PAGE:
Located at the centre-east of the island of Lanzarote, its capital Arrecife is a small coastal city whose easy, relaxed charm is infectious and enriching. Compared to the rest of Lanzarote, it’s relatively untouched by tourism, but the chic shopping areas, quaint bars and restaurants and a wonderfully sandy beach mean it might not stay that way for long.
A simple, serene city that’s well worth visiting when you’re in port, we’ll guide you through how to get around Arrecife, showcase the sights it offers and the plentiful food for you to feast on while you’re here.
How to Get Around
Since it’s relatively small, Arrecife is great for lazy, sun-soaked strolls, and you probably won’t need transport while you’re here. However, there are a few guaguas municipales, or local buses, that follow circuits around town, as well as a taxi rank next to both the tourist office on La Marina and Calle José Antonio.
What to See and Do
Arrecife’s simplicity extends to its attractions, and serenity is definitely the order of the day here. If you’re looking to enrich a relaxed stroll, or like a bit architectural appreciation with your excursions, we’d recommend the following.
Playa Del Reducto
One of the benefits of Arrecife’s comparative unspoiled status means that its main beach is usually pretty empty. With shallow waters and clean golden sand, it’s flanked by swaying palm trees for a classic picture postcard touch. Plus, with restaurants close by, you don’t have to walk far to sate your rumbling stomach.
Charco de San Ginés
A saltwater lagoon right in the city’s centre, the stunning blue waters of Charco de San Ginés contrast brilliantly with the whitewashed buildings that surround them. Replete with colourful boats, it’s a lovely place for an evening stroll along its palm tree-hemmed promenade. Again, cafés and restaurants are close by, perfect for some post-walk dining.
Iglesia de San Ginés
Another attraction that uses contrasting colours to impress onlookers, this church located in Plaza de las Palmas square, is made from volcanic stone, offset by the brilliant whitewash of its walls and tower. During the week-long Fiesta de San Ginés festival, the church and its surrounding square become a hub of exuberant, vibrant activity.
Museo Internacional de Arte Contemporáneo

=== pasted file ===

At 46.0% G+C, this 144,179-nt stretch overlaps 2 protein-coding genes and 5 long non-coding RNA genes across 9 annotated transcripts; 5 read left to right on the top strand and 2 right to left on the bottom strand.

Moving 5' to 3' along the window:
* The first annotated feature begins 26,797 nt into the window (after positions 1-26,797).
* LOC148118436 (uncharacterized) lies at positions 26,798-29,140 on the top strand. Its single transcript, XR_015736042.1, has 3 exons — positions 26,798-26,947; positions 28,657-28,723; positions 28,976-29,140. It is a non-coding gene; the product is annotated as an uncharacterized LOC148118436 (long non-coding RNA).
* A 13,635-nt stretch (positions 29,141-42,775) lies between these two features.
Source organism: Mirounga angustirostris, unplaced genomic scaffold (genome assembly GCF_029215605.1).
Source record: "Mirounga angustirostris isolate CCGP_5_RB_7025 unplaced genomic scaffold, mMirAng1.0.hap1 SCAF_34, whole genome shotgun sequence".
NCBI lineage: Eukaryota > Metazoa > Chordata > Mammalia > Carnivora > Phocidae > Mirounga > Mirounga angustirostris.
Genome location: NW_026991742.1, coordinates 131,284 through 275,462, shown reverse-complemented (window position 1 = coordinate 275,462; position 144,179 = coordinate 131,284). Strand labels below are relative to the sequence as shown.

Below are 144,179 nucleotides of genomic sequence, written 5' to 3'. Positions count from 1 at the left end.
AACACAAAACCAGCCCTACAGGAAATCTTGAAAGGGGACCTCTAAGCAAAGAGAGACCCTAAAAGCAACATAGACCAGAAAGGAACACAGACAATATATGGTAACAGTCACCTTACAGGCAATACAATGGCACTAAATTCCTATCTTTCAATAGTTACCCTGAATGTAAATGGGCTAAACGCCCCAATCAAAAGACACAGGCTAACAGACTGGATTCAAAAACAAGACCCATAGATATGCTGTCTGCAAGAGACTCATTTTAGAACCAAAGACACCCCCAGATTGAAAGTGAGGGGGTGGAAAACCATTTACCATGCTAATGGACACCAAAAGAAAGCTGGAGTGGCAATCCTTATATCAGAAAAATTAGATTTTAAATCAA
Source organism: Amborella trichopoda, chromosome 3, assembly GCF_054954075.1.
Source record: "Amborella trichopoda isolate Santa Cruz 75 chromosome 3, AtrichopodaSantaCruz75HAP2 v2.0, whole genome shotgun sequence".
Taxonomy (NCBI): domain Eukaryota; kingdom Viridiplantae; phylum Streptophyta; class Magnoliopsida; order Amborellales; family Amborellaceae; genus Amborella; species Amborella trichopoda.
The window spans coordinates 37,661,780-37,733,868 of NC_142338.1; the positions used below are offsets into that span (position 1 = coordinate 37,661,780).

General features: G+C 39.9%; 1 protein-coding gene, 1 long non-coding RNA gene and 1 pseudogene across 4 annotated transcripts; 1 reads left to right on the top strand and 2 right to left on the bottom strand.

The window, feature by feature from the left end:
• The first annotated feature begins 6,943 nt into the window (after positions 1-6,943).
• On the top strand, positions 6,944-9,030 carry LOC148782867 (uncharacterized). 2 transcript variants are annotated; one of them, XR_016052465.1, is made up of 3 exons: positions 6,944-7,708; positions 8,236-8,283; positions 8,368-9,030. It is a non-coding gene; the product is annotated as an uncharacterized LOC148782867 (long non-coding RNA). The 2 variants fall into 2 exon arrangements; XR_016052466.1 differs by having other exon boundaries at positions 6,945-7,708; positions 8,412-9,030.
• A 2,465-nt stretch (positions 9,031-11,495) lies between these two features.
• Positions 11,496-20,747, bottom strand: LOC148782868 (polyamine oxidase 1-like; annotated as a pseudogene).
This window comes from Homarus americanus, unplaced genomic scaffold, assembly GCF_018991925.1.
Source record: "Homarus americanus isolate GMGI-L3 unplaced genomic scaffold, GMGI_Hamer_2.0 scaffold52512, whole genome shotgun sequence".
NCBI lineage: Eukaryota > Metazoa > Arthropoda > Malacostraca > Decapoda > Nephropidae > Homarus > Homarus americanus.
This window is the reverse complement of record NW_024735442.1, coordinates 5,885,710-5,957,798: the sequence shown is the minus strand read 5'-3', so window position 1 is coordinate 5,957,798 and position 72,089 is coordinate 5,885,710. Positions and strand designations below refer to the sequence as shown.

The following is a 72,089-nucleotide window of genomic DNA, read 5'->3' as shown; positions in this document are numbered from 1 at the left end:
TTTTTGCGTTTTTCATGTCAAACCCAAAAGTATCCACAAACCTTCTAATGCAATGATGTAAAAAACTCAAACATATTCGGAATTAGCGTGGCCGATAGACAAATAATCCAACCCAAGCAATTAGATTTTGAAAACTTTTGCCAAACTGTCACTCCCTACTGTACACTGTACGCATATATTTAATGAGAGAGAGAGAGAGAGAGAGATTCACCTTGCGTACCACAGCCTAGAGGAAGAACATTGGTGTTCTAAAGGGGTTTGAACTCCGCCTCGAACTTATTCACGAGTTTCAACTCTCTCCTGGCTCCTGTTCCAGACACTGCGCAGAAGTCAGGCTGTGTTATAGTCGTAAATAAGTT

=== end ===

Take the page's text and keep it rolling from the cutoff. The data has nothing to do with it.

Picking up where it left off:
If you’re in the mood for a spot of culture, be sure to stop by Museo Internacional de Arte Contemporáneo. Built in the 18th century, it originated as a castle to defend against attacks from marauding pirates. Things have calmed down considerably since then, transforming into a chic, contemporary art museum in 1994, housing some exceptionally important collections from a variety of well-respected Spanish artists.
What to Eat
What Arrecife lacks in local specialities and exotic exports, it more than makes up for with a choice that should satisfy any palate. Here are the finest eateries serving the city’s best food for you to indulge in…
Based in the city’s newly-improved Marina, Lilium does decadent food with ease. Stylish and urbane, you’ll find dishes such as confit duck leg and fig sauce alongside more traditional fare such as almogrote, a blend of goat’s cheese, garlic and chilli. You’ll need to book if you’re scoping this out, but for indulgent cuisine at the heart of the city, it doesn’t get much better than this.
Awash with an array of Mediterranean meze and Middle Eastern treats, the Syrian chef/owner of Café Nizar serves up delicious small plates with real authenticity. Hearty dishes of lamb shoulder and chicken are also on the menu, and served up with copious amounts of flowing Lebanese wine, you can’t really go wrong here.
In the upper echelon of Arrecife’s eateries, Que Mac, situated in the Castillo de San José, is Mediterranean cuisine par excellence. Serving up everything from goat kebabs, tenderloin steak on carrot brownies, to black bass with a creamy coriander sauce – this is the place to visit if you want to give your taste buds something new.
Visit during the day so you can make the most of the ocean views through its large wraparound windows.
For something approaching local, this restaurant is a little different than the ocean-facing restaurants we’ve mentioned, since it overlooks a busy road. But don’t let that put you off, the food here is delicious, with tender Iberian pork and garlic-infused red snapper among the highlights. The owner himself, Pepe, is a welcoming charismatic man with a love of jazz, which often plays throughout the restaurant.
If you’re looking for some Italian cuisine, then stop by this laid-back trattoria owned by a friendly southern Italy native for some of Arrecife’s finest. Rustic and modest, the food is all about tradition: thin-crust Neopolitan pizza and simple, fresh pasta dishes, with plenty of Italian beer and limoncello to be supped too. Keep an eye out for this one, it’s so unassuming you may just walk past it without noticing.
Images sourced via Flickr Creative Commons. Credits: Luc Viatour, Santiago Begueria, IDS.photos